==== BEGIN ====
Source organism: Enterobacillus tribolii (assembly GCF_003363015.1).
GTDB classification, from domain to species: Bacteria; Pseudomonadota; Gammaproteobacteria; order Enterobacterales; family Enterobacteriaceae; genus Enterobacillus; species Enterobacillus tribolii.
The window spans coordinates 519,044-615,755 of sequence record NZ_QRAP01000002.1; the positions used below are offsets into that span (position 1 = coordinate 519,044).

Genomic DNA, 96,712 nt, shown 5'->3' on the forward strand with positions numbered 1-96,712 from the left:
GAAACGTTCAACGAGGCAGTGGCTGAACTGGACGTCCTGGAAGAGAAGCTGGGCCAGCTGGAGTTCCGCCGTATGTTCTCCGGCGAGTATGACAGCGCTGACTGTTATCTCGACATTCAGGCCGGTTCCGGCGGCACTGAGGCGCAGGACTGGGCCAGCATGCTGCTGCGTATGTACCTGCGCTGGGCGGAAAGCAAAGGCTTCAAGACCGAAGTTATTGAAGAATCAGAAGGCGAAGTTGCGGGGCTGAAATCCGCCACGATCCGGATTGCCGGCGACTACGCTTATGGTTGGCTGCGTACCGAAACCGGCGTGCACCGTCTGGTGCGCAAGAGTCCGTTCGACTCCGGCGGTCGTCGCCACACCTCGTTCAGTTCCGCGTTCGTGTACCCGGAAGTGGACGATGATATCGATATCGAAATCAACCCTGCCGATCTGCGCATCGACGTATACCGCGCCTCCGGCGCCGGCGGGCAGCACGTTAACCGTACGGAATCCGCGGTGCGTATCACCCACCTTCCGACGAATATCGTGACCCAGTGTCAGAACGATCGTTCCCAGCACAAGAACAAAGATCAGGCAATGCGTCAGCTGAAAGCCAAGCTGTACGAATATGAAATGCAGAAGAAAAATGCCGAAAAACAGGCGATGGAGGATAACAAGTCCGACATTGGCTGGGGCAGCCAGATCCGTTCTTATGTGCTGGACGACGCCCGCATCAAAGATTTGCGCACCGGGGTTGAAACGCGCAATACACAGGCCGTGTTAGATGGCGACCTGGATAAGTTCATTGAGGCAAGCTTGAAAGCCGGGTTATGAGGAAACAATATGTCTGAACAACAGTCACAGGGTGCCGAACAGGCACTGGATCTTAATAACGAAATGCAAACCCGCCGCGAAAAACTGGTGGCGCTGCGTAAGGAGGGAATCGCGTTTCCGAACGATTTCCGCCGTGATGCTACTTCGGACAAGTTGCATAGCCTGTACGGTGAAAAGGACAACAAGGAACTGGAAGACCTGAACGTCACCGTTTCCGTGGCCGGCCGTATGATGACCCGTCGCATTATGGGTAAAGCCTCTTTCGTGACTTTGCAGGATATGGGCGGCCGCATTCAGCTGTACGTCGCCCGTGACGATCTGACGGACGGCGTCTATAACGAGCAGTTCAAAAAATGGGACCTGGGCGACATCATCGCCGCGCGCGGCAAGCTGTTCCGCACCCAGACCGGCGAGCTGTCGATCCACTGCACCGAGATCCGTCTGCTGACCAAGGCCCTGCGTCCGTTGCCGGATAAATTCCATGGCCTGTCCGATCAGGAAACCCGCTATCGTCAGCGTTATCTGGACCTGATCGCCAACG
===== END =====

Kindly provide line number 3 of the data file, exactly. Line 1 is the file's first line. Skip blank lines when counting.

The window spans coordinates 519,044-615,755 of sequence record NZ_QRAP01000002.1; the positions used below are offsets into that span (position 1 = coordinate 519,044).